Friday, January 21, 2011

MDs fear healthcare reform: Thomson Reuters survey

ReutersBy Maggie Fox, Health and Science Editor

WASHINGTON — Nearly two-thirds of U.S. doctors surveyed fear healthcare reform could worsen care for patients, by flooding their offices and hurting income, according to a Thomson Reuters survey released on Tuesday.

The survey of more than 2,900 doctors found many predict the legislation will force them to work harder for less money.

"When asked about the quality of healthcare in the U.S. over the next five years, 65 percent of the doctors believed it would deteriorate with only 18 percent predicting it would improve," Thomson Reuters, parent company of Reuters, said in a statement.

The U.S. House of Representatives began debate on Tuesday on efforts to repeal President Barack Obama's overhaul of the U.S. healthcare industry. Repeal of the bill is likely to fail in the Senate.

Also on Tuesday, the Health and Human Services Department released a study predicting that up to 129 million Americans under 65 who have a pre-existing health condition would risk losing health insurance or be denied coverage if the bill is repealed.

Polls show consumers are divided about the impacts of healthcare reform and the House debate has presented an opportunity for many groups to make their arguments for or against it.

Thomson Reuters researchers and physician services company HCPlexus surveyed 2,958 doctors of varying specialties from 50 states plus Washington, D.C. via fax.

The survey found that 65 percent of the doctors predict healthcare quality will decline over the next five years, 18 percent say it will improve and 17 percent believe it will remain the same.

Most -- 74 percent -- believe the changes will make their reimbursement less fair, according to the survey, available at .

HHS has predicted that 32 million Americans who do not currently have health insurance will receive it under healthcare reforms. When asked where most of these newly insured people would get care, 55 percent of the doctors said a nurse practitioner or physician assistant would provide care.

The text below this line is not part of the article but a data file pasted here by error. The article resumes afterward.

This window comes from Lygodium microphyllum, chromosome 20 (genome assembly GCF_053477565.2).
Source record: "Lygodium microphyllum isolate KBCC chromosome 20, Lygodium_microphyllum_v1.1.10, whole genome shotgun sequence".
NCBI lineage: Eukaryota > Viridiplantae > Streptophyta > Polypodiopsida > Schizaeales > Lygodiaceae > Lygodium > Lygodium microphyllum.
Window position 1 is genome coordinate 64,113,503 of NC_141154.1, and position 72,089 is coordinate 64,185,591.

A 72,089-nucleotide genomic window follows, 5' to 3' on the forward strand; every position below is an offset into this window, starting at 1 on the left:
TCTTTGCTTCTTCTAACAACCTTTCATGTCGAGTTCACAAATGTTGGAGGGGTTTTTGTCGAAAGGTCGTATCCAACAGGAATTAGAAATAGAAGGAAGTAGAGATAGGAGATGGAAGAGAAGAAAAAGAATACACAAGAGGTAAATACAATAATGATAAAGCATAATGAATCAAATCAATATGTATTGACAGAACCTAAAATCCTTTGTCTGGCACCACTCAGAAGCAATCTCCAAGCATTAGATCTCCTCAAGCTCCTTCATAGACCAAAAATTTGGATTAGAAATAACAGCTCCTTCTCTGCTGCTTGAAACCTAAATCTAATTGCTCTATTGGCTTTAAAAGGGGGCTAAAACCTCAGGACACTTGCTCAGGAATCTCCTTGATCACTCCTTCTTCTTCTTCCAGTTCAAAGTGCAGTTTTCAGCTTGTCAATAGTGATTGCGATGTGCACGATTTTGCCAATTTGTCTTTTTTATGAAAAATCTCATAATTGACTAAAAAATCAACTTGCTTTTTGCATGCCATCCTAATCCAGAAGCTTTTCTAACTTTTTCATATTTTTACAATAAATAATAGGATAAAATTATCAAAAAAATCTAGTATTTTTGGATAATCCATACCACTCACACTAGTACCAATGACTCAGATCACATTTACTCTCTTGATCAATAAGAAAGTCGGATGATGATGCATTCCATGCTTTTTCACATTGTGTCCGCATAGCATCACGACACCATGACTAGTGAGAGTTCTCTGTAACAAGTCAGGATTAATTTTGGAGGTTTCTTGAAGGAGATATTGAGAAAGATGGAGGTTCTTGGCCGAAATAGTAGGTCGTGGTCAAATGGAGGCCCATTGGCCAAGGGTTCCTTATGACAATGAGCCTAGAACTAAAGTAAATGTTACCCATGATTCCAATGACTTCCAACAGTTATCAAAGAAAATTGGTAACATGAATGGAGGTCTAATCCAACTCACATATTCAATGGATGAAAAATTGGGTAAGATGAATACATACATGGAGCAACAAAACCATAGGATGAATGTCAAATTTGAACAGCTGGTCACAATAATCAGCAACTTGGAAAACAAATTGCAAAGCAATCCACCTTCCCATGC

As for patients, 57 percent of doctors predicted the impact of the changes will be negative, 27 percent said they would be positive and 15 percent forecast a neutral effect.

"The National Physicians Survey tells us that physicians have not been enlisted in the healthcare reform process," said David Shrier, chief executive officer of HCPlexus.

"The message they've taken from healthcare reform appears to be 'Do more with less.' Doctors are telling us they feel disenfranchised and overburdened," Shrier added in a statement.

Doctors were also asked about electronic medical records, a major initiative of HHS and of healthcare reform.

There, opinions were split, with 39 percent saying electronic medical records would help patients, 37 percent saying the effect would be neutral and 24 percent saying they would hurt care.

"Our present survey suggests that greater attention should be paid to understanding the present opinions of the health care provider constituency before proceeding down a path of reform. Without the physicians supporting change it will be difficult to accomplish," the report concludes.

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